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The Print in the Western World: An Introductory History
Linda C. Hults, Hults, Linda C. Hults, Linda C.
Complete Sherlock Holmes
Arthur Conan Doyle
Grimms Märchen. Vollständige Ausgabe
'Wilhelm Grimm (Autor)', 'Jacob Grimm (Autor)', 'Otto Ubbelohde (Illustrator)'
Grimms Märchen. Vollständige Ausgabe - 'Wilhelm Grimm (Autor)',  'Jacob Grimm (Autor)',  'Otto Ubbelohde (Illustrator)'

Meine Favoriten


  • Katze und Maus in Gesellschaft
  • Märchen on einem, der auszof, das Fürchen ze lernen
  • Von dem Fischer un syner Fru
  • Das tapfere Schneiderlein
  • Der gescheite Hans
  • Herr Korbes
  • Der Herr Gevatter
  • Der Hund und der Sperling
  • Die zwei Brüder
  • Jorinde und Joringel
  • Der Fuchs und die Gänse
  • Des Teufels rußiger Bruder
  • Hans mein Igel


Why Look at Animals? - John Berger

Read only the title essay. I found it biased and preachy. Very little discussion of the animal's perspective.

Assumes that;

Farm or working animals are more natural than other modern interactions with animals.

This form of natural is inherently better.

Les harengs de Ploucamor - François Troudic

I think I laughed, at least twice. And it wasn't long enough for me to get too bored with it.

Salsa Invertebraxa - Mozchops

The pictures are absolutely amazing. I can't get over the movement and atmosphere they capture. It's reminiscent of science fiction, which is more than just the alienness of the insect world, or the made up species.

The writing was occasionally clever or poignant, but mostly it was a distraction from the gorgeous drawings. It seemed to come from a different world than the illustrations. I wasn't too excited about anthropomorphized insects, but by the end I decided it was quite well done.

The Big Book of Riddles, Puzzles and Enigmas - Sylvain Lhullier,  Ivan Sigg Fabrice Mazza

This book is unnecessarily big for the amount of riddles it contains.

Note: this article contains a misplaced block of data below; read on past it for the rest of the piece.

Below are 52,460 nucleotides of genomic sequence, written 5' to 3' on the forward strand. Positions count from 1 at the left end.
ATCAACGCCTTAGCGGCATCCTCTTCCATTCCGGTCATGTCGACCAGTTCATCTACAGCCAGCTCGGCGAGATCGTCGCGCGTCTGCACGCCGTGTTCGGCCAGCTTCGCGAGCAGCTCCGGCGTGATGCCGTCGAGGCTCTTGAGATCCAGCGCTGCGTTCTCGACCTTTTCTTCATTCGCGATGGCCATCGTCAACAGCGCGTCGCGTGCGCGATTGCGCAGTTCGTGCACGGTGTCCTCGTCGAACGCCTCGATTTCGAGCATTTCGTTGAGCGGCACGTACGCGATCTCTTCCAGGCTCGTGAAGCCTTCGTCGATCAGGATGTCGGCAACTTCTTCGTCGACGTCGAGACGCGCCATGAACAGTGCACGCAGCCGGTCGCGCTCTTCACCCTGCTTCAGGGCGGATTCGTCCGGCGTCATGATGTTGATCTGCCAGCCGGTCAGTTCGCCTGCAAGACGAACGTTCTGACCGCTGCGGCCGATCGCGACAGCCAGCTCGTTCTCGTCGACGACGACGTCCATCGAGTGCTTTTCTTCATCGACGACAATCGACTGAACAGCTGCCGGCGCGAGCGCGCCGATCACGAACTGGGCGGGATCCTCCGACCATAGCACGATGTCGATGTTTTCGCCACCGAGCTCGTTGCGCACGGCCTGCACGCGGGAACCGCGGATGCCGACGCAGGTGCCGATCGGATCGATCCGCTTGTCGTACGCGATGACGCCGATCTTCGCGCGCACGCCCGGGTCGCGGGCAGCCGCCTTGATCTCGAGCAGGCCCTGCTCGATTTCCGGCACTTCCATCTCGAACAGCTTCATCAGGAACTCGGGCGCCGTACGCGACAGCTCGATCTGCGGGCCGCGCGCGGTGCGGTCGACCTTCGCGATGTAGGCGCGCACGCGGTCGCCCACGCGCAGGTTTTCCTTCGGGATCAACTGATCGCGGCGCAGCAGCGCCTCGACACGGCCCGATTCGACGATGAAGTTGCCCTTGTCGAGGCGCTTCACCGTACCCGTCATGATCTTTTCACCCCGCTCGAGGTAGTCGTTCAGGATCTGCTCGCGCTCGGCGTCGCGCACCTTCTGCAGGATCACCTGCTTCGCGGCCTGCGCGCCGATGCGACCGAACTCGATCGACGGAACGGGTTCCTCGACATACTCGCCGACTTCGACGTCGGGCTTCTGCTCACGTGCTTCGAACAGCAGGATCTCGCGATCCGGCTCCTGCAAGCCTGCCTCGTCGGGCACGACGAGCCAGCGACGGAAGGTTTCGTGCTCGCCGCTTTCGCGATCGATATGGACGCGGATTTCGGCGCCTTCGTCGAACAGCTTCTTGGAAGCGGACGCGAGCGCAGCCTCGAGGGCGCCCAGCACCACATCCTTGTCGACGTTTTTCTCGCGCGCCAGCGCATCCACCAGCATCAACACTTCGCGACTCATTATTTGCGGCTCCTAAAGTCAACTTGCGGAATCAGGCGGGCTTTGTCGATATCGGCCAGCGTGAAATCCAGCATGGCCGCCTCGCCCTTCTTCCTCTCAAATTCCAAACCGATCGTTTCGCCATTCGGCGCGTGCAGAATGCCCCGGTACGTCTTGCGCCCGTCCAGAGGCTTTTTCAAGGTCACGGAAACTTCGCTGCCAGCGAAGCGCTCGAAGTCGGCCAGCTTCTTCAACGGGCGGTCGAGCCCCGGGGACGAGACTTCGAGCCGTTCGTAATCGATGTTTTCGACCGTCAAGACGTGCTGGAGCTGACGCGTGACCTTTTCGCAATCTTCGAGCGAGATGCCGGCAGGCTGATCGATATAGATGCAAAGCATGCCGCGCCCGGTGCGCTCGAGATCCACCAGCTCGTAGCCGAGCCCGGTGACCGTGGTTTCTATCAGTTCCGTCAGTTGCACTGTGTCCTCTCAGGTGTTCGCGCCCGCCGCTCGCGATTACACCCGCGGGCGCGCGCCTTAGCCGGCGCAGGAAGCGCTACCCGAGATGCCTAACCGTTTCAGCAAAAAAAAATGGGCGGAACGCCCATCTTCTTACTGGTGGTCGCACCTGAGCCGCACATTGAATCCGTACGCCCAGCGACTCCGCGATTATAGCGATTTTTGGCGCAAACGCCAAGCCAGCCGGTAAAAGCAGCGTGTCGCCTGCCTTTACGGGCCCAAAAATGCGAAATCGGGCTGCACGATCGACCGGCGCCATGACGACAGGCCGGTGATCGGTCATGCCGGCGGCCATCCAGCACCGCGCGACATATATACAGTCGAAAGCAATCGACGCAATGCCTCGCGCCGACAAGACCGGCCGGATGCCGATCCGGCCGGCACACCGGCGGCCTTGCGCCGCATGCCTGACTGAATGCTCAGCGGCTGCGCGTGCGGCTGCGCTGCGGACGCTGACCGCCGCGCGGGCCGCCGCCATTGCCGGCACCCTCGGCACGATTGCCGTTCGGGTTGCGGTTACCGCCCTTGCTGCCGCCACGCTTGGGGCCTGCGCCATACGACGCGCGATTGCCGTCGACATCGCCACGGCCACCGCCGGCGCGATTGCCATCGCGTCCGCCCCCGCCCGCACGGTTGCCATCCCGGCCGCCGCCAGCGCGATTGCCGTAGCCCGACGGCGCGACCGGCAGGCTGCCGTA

Der kleine Vampir

Der kleine Vampir - Angela Sommer-Bodenburg, Amelie Glienke More 100+ year old children. I find this theme somewhat disturbing. With vampires, at least, I've seen it somewhere besides German children books; it seems high schools are overrun with them. Perhaps their brain ceases to develop when they become undead, and so they are forever stuck with thoughts and opinions they had before they died. That doesn't explain why the would want to do childlike or teenagerly things, nor how they keep up with societal changes, so in most cases it seems like it's nothing but a convenient plot device. Although Rüdiger and Anna aren't old fashioned, it does seem as if they have not matured a whole lot. Assuming the way you act is determined entirely by biological age, that might actually make sense.

Kommissar Pillermeier

Kommissar Pillermeier - Lilli Thal, Franziska Biermann I barely understood any of this, but what little I did was most enjoyable. To be reread when my German is better.

A Modest Collection of Slightly Shocking Fairy Tales

A Modest Collection of Slightly Shocking Fairy Tales - Richard  McGowan,  Bonnie Seifert I am a fan of the illustrator's work, which is really the only reason I bought this. I wasn't actually expecting to like the stories, but they turned out to be very clever and cackle-inducing.

Sacred Cows and Golden Geese: The Human Cost of Experiments on Animals

Sacred Cows and Golden Geese: The Human Cost of Experiments on Animals - C. Ray Greek, Jean Swingle Greek This is a very biased book, and I want to believe it, so I'm dubious. But, given that I can't find any well researched argument supporting the idea that animals are adequate models for human disease, I am inclined to agree with it for now.